It could just be that when you speak to a person and tell that you do all your cooking on an induction stove you will be asked the question what an induction stove is. A lot of people may have heard of it but probably have never cooked on one and may even not understand the principle behind it. We can put cooking stoves in to 2 major categories sometimes gas and electric. There used to be 3 but coal / wood these days are only use for barbecues or some other type of outdoor cooking but for day to day cooking we use either gas or electricity.
Electric stoves can be divided in 3 sub classes, they are:
. The classic and still popular stoves with coil elements
. The halogen heaters
. The induction stoves
With a halogen or coil element stove they produce the heat that gets transferred to the pot, pan, cooker etc. etc. and then to the contents of those, with induction it the other way around. When your cooking on an induction stove the pot or pan is the one generating the heat. When you hear this for the first time it might be a bit confusing to you but it is not that hard to understand. Ones you understand the principle behind induction cooking and you get your first experience with this type of stove you will probably never want to cook on anything else again.
The principles behind induction cooking
An electric stove with a coil or halogen works in such a way that once you turn the stove on the element (the coil or halogen) will start to heat up. It does not matter if there is a pot or pan on that element or not it will heat up either way. That heat is then, like we said before, transferred to the pot or pan and then to the food. When you take the pot or pan of the element it will remain hot until you turn it off, then it will slowly start to cool but this will take some time. With induction cooking the element will start to produce a high frequency electromagnetic field which passes right through the pot or pan. The pot or pan must be made out of magnetic material. This electric (magnetic) current that circulates is what generates the heat. This is the big difference between induction cooking and the other two types of electric cooking.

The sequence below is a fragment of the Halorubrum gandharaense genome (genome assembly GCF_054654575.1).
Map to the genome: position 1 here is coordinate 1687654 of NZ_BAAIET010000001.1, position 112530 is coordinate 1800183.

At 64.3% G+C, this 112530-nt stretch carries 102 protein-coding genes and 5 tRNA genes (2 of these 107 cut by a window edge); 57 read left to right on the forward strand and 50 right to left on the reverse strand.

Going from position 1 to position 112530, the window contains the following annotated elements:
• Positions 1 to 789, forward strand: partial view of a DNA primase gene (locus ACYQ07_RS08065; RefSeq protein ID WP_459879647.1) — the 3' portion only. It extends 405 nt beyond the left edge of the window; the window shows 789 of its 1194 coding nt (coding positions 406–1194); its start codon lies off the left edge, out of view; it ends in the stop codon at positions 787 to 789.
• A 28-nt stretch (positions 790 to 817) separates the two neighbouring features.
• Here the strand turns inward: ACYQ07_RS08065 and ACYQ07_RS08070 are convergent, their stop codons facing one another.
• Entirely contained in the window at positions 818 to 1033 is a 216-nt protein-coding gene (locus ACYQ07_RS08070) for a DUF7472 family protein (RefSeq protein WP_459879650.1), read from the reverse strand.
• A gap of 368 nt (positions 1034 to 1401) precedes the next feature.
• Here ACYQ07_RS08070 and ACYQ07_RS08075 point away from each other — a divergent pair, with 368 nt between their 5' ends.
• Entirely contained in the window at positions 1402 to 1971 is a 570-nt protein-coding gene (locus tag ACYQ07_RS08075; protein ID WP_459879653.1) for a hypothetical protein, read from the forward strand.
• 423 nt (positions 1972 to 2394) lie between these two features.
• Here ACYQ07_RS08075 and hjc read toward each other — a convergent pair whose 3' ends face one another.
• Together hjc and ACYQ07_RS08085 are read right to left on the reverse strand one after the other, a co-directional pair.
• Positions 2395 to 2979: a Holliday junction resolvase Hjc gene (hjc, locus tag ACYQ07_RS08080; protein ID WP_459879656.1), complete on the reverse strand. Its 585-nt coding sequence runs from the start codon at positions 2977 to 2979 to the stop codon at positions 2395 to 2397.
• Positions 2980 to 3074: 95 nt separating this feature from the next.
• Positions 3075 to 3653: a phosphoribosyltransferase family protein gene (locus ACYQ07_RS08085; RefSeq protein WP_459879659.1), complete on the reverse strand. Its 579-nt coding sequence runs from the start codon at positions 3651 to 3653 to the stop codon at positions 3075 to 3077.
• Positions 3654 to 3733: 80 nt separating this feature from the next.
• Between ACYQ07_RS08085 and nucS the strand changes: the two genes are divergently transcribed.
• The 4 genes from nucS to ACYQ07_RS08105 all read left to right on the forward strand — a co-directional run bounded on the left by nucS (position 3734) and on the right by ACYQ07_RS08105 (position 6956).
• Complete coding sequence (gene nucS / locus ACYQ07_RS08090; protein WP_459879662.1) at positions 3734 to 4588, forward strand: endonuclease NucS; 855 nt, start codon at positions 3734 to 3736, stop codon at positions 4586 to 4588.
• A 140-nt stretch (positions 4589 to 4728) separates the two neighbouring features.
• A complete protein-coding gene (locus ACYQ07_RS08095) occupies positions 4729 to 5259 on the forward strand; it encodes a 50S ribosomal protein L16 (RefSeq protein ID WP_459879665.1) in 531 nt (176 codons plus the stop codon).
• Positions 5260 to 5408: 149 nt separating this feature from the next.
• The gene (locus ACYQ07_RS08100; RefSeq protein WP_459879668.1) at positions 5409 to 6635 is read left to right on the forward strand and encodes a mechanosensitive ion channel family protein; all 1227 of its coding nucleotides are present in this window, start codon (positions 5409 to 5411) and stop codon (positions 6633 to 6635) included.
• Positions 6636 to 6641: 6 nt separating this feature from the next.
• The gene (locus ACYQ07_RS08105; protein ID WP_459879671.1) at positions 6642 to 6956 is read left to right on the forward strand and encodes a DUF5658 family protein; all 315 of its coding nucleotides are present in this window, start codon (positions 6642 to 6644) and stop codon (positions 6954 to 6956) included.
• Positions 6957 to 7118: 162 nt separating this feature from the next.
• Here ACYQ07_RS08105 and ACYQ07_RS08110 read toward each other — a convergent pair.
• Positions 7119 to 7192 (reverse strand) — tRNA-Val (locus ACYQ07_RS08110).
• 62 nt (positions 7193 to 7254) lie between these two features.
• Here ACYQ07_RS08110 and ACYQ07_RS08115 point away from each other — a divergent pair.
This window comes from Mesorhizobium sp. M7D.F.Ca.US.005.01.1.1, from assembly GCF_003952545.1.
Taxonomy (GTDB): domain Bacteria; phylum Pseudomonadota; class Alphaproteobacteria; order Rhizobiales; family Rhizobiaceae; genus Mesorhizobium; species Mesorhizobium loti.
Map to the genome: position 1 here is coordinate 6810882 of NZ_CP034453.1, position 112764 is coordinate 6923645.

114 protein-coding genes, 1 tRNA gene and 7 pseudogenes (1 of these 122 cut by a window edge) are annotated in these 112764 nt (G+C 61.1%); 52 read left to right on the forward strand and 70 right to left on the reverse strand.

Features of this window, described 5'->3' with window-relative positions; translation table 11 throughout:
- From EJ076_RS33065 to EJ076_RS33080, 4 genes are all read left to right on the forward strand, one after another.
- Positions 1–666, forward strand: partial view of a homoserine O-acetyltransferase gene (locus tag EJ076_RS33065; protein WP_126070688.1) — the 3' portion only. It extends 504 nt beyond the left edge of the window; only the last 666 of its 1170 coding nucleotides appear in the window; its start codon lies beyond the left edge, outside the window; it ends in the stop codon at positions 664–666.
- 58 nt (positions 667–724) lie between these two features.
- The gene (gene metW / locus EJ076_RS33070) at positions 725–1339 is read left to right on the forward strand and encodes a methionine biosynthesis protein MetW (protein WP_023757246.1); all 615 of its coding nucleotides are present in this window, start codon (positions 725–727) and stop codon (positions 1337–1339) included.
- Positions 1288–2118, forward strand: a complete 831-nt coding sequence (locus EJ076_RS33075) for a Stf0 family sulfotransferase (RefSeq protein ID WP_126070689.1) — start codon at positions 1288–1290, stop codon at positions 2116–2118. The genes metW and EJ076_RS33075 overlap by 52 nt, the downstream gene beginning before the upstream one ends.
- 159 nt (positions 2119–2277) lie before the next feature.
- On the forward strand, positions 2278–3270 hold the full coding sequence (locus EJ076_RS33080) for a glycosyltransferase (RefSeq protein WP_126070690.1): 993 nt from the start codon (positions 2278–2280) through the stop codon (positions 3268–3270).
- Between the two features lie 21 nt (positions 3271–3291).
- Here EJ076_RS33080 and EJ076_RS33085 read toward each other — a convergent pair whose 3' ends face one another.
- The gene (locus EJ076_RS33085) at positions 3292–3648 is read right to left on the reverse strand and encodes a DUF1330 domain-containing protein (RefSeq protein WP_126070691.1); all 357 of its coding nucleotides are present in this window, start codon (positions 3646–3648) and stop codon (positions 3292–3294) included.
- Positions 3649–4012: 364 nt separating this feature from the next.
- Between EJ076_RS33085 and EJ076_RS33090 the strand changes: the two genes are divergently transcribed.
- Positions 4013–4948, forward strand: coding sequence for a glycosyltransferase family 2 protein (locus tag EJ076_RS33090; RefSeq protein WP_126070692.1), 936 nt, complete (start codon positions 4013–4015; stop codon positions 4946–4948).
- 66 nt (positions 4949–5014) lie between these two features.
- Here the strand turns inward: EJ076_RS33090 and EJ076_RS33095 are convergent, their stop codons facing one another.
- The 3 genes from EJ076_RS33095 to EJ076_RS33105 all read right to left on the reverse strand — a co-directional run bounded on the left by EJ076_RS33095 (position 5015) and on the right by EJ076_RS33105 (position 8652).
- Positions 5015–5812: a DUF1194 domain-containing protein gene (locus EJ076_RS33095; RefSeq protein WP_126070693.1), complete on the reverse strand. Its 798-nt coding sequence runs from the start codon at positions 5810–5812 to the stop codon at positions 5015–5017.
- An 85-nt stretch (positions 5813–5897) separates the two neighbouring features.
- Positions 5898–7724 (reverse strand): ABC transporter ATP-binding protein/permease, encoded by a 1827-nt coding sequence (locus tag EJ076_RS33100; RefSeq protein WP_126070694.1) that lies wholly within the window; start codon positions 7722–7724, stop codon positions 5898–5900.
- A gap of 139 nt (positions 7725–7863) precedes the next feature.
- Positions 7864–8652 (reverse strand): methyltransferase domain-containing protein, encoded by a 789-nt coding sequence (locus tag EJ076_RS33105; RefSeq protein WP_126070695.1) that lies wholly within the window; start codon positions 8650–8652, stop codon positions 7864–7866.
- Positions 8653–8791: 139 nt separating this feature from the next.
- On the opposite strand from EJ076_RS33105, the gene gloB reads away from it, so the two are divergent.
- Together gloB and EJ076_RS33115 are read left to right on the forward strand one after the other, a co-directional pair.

Now that the pot or pan is heating up that same heat is transferred to the food or liquid that is inside it. The moment you take the pot or pan from the stove (element) the magnetic field that was circulating is broken and stopped and immediately the generation of heat stops as well. With a coil or halogen element you have to turn the element of to stop the heat generation, with induction cooking there is no heat as long as there is no electromagnetic field circulation. The only heat you will feel when you take the pot or pan from the stove is the heat that was transferred from the pot or pan into the surface of the stove, not the element it myself because that never produced the heat.
There is one thing that you have to keep in mind when you would like to start cooking on an induction stove. You can only use steel or iron pots because the material needs to be magnetic in nature. So all your aluminum, copper or pyrex cookware would have made obsolese once you start cooking on an induction stove.
But if you are used to cooking electric then you will find that once you cook with induction you will probably not go back to that halogen or coil element.